Role of the tubulin chaperon subunit Gim3

    The chaperon complex Gim, composed by five subunits (Gim1-5) in yeast is involved in the formation of functional α and γ-tubulins, needed for a correct assembly of MTs. In order to understand if the dynamics and the stability of spindle MTs can play a role in the cell growth recovery of defective kinetochore mutants in absence of Gcn5 we disrupted the Gim3 prefoldin, component of the tubulin chaperon Gim complex. Loss of Gim3 abolished the growth recovery in ndc80-1-gcn5Δ mutant, as shown by the growth assay of the triple mutant ndc80-1-gim3Δ-gcn5Δ (Fig. 1D). This result demonstrates that the recovery of aberrant Ndc80 kinetochore in absence of Gcn5 is related to kinetochore-MT interaction and the relevance of acetylation on mitotic spindle with stabilising effects caused by Gcn5 dependent ipoacetylation.

    Role of SAC mitotic checkpoint

    Next, we wanted to test the component of SAC mitotic checkpont devoted to control the recovery of aberrant or unattached kinetochores by deleting the checkpoint proteins Mad2 and Bub3 in the ndc80-1 mutant. Spot growth assay (Fig. 1E) shows that the absence of Mad2 does not abrogate the growth recovery observed in ndc80-1-gcn5Δ mutant, while the deletion of Bub3 subunit is unable to skip the cell cycle arrest under restrictive temperature conditions. These results suggest that the recovery of growth in absence of Gcn5 in the ndc80-1 mutant is dependent on Mad2 and not Bub3 in the cell. Next, we analyzed cell morphology of the different mutants by optical microscopy, in figure 1F shows the distribution of the different cell types observed: normal G1 and G2 cells, aberrant elongated cells, undivided cell chains and unhealthy cell clumps. Results show that Mad2 deletion increased the number of dividing G1 cells in ndc80-1, while in absence of Bub3 there was a drastic decrease of dividing G1 cells and an enhancement of inviable aberrant or undivided chains indicating defects in cytokinesis. Collectively, the number and type of cell morphologies observed were in full agreement with the growth assay shown above. The recovery obtained both in ndc80-1-mad2Δ and in ndc80-1-gcn5Δ is similar to the triple ndc80-1-mad2Δ-gcn5Δ strain suggesting that, in absence of Gcn5, cells may overcome the Mad2 dependent cell cycle arrest possibly for improved kinetochore-MT interactions.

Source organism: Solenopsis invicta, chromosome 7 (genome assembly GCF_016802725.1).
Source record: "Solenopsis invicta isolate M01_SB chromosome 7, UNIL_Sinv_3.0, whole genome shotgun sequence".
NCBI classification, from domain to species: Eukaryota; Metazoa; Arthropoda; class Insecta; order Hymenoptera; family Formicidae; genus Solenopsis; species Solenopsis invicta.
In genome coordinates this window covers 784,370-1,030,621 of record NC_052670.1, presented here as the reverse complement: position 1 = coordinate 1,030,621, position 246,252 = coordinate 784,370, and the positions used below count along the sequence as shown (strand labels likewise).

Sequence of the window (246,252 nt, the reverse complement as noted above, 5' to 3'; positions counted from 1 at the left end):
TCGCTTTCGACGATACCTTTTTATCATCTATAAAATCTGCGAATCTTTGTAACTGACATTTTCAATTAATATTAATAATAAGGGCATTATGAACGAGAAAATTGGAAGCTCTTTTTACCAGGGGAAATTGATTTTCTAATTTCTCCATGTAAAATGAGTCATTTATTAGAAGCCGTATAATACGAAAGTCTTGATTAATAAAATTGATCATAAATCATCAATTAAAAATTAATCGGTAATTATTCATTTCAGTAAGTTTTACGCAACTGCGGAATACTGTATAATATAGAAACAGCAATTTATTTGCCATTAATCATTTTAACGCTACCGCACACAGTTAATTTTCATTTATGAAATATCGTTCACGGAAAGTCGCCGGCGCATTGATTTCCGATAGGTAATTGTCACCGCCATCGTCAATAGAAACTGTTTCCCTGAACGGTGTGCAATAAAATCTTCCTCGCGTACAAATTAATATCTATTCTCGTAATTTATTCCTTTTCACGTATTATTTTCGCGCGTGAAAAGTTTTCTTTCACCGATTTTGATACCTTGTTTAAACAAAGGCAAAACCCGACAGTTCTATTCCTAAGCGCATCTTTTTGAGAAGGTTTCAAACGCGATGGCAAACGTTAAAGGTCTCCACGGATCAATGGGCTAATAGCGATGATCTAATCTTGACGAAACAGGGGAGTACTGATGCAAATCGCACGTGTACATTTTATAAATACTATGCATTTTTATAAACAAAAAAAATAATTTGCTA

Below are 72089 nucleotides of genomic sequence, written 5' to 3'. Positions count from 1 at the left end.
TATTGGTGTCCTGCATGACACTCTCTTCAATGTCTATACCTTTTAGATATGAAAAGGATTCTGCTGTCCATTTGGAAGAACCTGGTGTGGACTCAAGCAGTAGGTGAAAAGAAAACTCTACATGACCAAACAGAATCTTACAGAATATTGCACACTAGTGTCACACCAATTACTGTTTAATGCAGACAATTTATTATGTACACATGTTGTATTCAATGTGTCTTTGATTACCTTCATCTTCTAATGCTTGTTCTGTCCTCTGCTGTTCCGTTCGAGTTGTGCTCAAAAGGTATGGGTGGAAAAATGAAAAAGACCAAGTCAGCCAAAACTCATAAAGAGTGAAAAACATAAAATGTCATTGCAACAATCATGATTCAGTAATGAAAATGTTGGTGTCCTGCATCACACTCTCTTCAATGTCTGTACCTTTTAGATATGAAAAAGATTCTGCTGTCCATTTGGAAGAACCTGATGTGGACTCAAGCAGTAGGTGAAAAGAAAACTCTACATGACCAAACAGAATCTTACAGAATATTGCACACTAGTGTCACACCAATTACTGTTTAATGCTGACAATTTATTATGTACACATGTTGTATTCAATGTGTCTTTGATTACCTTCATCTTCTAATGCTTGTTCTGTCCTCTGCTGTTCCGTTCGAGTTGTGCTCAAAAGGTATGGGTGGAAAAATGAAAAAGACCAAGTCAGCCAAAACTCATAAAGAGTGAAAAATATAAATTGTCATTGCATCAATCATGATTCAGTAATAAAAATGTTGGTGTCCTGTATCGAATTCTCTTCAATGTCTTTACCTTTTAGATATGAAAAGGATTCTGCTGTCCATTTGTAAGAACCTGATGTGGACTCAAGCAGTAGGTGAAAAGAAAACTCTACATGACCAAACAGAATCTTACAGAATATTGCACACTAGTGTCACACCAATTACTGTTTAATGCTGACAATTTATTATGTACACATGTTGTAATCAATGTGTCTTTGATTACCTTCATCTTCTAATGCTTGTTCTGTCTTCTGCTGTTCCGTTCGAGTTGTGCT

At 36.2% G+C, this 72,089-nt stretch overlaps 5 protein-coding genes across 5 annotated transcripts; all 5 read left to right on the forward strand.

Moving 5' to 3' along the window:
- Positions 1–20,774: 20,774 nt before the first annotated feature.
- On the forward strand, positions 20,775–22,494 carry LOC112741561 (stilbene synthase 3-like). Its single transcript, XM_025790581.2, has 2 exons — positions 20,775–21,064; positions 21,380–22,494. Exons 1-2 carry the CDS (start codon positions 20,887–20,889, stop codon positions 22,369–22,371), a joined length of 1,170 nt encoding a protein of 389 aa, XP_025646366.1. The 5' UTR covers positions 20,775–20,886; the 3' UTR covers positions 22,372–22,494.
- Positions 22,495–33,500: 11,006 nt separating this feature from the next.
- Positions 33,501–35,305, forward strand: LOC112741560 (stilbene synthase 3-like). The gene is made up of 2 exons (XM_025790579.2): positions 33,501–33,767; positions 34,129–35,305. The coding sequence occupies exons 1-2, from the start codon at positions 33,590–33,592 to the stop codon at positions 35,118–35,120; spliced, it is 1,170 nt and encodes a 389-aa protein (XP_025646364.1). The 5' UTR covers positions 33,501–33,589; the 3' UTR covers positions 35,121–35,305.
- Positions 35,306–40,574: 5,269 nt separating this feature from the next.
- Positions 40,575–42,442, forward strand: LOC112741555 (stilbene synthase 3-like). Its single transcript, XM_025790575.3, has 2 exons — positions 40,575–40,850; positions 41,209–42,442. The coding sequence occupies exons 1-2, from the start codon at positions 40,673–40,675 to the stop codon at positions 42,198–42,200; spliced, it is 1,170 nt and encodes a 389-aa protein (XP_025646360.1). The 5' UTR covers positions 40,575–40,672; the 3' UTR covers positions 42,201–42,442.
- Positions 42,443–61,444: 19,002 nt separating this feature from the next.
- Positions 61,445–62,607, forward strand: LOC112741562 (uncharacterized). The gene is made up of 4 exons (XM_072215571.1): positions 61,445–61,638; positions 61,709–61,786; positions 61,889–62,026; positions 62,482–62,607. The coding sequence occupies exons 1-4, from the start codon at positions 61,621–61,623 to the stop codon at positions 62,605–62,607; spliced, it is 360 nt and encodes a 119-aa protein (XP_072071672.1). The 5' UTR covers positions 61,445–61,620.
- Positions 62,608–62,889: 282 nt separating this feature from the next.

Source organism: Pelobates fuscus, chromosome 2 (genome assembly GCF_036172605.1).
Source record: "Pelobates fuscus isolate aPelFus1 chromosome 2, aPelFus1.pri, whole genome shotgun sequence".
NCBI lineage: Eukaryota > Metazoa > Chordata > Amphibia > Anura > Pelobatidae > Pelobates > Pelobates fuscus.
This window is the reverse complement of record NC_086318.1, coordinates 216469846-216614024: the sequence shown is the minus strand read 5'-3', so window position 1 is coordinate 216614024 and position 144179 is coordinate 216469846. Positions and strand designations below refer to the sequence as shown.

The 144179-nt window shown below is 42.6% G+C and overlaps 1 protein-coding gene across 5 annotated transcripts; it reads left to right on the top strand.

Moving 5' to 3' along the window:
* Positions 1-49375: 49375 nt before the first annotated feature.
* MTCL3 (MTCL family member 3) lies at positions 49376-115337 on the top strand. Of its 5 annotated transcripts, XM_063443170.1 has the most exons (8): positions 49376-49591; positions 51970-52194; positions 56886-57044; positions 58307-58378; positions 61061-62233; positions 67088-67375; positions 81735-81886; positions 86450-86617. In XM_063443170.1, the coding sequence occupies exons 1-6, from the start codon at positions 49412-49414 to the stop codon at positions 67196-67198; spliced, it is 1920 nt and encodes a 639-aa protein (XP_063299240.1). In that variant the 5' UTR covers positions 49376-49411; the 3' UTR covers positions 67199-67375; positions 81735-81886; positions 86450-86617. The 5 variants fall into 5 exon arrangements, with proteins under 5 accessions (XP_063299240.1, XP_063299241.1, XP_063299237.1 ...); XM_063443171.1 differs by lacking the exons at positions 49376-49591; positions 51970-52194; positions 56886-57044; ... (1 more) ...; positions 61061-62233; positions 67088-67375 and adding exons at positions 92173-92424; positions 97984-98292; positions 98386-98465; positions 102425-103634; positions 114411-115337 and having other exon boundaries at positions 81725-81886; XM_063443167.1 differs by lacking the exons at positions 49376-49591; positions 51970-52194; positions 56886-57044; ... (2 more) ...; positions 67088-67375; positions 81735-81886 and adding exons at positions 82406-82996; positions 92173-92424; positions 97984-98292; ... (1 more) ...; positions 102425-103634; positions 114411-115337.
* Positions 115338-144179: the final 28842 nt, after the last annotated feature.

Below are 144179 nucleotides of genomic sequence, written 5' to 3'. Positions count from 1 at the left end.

Production of ndc80Δ-gcn5Δ strain

    Based on our collected results showing that the depletion of GCN5 in the conditionally-lethal mutant ndc80-1 is viable, we wanted to push further our assay asking whether we may fully disrupt the essential NDC80 gene in absence of Gcn5 (gcn5Δ) and obtain a viable strain. We therefore transformed gcn5Δ strain with the integrative cassette NDC80::HIS. HIS3 trasformants obtained were analyzed by colony PCR analysis was performed to confirm the correct chromosomal integration of NDC80::HIS cassette and the concomitant presence of the GCN5::KAN.MX in the strain (Fig. 1G). According to our predictions, we obtained the double deleted mutant ndc80Δ-gcn5Δ viable both at permissive and restrictive temperatures (28°C and 34°C). This result reinforces the meaning of our findings thus confirming the role of Gcn5 in the control of the central KT Ndc80 complex and its interaction with spindle microtubules during chromosome segregation.

  • Conclusions

    Ndc80 in the complex macrostructure of kinetochore is an essential subunit of central layer devoted to the attachment of the KMN to spindle microtubules which is the prerequisite for faithful chromosome segregation. Despite the relevance of Ndc80 in kinetochore the mechanisms governing KT-MT interactions with microtubules are still unclear. Acetylation was associated to microtubule stabilization and deacetylation to their destabilization, however its role is still debated. Here we demonstate that the absence of Gcn5 allows growth of cells with aberrant kinetochores in mutants for Ndc80 complex components. We demonstrated that lack of Gcn5 allows growth of mutants in the central Ndc80 complex at non permissive temperature. We also obtained an unbiased demonstration of the role of Gcn5 in this process by producing the full deletion of the essential Ndc80 subunit in the double deleted strain ndc80Δ-gcn5Δ. Moreover, we have shown that the recovery of cell growth is linked to the Gim3 subunit of the tubulin chaperone and is regulated by SAC checkpoint Mad2.